The usefulness of TV medical dramas for teaching clinical pharmacology: A content analysis of House, M.D.

Josep Eladi Baños, María Isabel Lucena, Magí Farré

Research output: Contribution to journalArticleResearch


© 2019 Elsevier España, S.L.U. Introduction: Television medical dramas enjoy great popularity among the general public and university students. These dramas have been used to illustrate important aspects of medical training (doctor–patient relationships, professionalism, ethical conflicts), but their usefulness for discussing the use of drugs in medical care remains unexplored. We analyzed pharmacological issues in House, M.D. to determine their potential usefulness in teaching clinical pharmacology. Material and methods: Two investigators, blind to each other's responses, reviewed each of the 22 episodes of the first season of House, M.D., recording the main and secondary topics dealt with as well as the drugs portrayed and rating the episode's interest for teaching clinical pharmacology (High/Medium/Low). Discordant ratings were settled by a third (or fourth, if necessary) investigator. Results: Most episodes included information on drugs; in six, pharmacologic issues were the main topics. The episodes dealt with 115 drugs, mainly anti-infective (16.5%), cardiovascular (12.2%), CNS-acting (12.2%), and analgesic or anti-inflammatory (12.2%) drugs. Five episodes were considered very useful for teaching clinical pharmacology. Discussion: The episodes of the first season of House, M.D. contained frequent references to drug treatment and pharmacological issues; in a few episodes, the main topic was related with clinical pharmacology. Before medical dramas are recommended as a regular teaching tool, their pedagogical efficacy should be tested empirically.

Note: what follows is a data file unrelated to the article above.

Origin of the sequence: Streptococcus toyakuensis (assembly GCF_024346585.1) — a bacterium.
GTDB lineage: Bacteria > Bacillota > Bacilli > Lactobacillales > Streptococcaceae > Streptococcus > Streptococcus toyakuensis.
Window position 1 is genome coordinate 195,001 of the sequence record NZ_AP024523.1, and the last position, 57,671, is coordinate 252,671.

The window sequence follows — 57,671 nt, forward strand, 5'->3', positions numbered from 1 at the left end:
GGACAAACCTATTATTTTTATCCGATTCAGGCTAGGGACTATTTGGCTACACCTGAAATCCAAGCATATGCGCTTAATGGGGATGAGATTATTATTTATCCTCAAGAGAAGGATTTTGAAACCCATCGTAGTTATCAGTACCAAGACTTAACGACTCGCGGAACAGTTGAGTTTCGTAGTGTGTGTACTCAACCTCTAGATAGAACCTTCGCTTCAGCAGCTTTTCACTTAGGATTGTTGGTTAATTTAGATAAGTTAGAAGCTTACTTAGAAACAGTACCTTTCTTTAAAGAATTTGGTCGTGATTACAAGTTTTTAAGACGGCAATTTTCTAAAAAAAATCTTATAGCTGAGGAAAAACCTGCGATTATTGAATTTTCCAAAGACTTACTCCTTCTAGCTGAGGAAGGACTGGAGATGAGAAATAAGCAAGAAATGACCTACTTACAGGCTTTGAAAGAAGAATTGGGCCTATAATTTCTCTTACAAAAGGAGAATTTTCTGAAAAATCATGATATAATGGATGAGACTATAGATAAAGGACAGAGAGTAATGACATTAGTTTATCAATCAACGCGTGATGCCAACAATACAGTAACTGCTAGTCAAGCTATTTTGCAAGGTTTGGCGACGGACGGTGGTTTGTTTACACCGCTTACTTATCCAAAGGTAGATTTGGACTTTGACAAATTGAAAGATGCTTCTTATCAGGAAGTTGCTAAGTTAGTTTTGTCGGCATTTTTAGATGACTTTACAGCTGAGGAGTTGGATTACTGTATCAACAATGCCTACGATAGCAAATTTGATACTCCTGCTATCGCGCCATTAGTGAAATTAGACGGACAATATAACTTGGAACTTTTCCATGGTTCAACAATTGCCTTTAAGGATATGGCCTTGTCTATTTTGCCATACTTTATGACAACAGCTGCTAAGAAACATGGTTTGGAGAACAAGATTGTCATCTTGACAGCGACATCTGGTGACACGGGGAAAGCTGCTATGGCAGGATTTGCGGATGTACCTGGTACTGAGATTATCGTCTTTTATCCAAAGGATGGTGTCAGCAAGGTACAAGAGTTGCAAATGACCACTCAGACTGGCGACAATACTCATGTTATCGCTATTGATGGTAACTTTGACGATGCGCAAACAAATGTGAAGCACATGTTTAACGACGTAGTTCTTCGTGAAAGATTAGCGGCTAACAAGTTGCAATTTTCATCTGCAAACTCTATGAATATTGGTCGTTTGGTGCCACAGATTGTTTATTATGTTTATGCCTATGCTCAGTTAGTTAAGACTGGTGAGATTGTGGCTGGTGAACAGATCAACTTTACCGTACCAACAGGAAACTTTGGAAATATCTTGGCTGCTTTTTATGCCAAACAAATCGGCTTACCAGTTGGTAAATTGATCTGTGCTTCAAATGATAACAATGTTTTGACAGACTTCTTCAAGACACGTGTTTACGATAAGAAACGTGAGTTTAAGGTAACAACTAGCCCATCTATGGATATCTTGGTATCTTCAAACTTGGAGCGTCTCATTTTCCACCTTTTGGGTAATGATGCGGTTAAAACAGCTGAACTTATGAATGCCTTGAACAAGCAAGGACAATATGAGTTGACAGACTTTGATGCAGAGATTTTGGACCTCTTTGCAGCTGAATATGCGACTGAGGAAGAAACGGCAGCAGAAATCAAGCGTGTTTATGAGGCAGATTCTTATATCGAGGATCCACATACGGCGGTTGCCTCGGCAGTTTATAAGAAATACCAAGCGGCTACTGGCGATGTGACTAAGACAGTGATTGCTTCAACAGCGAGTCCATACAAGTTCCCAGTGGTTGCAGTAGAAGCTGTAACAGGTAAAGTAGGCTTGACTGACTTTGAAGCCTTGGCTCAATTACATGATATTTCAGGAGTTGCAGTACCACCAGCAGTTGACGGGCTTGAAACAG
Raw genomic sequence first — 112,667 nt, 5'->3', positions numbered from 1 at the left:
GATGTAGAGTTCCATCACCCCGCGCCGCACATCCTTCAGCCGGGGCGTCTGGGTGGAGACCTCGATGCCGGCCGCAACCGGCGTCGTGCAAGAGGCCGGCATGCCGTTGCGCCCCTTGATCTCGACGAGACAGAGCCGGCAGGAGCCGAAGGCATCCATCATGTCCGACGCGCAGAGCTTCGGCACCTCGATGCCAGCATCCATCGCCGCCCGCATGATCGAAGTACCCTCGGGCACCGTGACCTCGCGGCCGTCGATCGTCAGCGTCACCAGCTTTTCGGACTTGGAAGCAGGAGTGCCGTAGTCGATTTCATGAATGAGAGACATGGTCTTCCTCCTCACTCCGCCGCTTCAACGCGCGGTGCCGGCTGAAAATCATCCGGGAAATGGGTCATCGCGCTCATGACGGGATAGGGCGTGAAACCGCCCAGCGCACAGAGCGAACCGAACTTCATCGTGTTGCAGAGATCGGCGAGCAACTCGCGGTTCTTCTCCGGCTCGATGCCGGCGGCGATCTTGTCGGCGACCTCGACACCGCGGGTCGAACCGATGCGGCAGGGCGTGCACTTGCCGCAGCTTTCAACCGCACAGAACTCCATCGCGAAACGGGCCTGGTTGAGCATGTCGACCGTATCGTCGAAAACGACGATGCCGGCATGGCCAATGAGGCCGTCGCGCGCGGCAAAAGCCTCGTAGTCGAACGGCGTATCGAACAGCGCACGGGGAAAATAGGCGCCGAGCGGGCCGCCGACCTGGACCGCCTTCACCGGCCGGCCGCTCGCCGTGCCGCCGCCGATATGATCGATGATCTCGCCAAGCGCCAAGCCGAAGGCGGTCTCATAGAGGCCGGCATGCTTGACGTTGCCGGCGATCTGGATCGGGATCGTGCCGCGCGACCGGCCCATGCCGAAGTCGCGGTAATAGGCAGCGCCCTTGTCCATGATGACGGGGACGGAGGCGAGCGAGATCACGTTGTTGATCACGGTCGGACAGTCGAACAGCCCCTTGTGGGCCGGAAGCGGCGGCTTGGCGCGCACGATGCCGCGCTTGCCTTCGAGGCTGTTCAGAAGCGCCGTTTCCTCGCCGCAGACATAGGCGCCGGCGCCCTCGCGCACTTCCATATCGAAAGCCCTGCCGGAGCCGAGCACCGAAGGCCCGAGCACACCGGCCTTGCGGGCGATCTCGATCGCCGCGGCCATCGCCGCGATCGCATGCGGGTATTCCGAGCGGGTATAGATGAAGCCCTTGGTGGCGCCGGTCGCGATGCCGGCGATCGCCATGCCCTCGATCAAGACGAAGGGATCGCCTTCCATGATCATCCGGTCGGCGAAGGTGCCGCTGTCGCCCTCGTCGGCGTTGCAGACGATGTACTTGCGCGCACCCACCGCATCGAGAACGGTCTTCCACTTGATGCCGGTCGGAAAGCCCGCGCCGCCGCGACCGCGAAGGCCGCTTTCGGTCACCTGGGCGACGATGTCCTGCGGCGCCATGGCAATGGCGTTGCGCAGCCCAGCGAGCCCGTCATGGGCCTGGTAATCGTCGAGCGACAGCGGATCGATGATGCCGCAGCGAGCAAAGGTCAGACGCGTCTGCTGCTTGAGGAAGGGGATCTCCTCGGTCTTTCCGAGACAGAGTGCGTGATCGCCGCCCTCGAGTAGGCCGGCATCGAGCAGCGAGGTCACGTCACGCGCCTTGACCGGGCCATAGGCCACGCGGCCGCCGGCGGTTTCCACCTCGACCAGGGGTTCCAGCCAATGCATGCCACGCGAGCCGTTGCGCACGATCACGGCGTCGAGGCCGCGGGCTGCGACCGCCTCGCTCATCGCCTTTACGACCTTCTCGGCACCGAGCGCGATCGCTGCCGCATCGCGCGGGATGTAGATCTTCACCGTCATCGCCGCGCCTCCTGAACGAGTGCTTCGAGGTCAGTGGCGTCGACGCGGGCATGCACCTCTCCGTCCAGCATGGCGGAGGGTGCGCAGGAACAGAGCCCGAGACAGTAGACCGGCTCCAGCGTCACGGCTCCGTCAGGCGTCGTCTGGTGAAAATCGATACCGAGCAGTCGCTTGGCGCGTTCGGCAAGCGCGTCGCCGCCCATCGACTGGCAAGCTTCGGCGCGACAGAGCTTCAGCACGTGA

Original languageEnglish
Pages (from-to)295-303
JournalEducacion Medica
Publication statusPublished - 1 Sep 2019


  • Clinical pharmacology
  • Medical TV series
  • Medical curricula
  • Undergraduate Teaching


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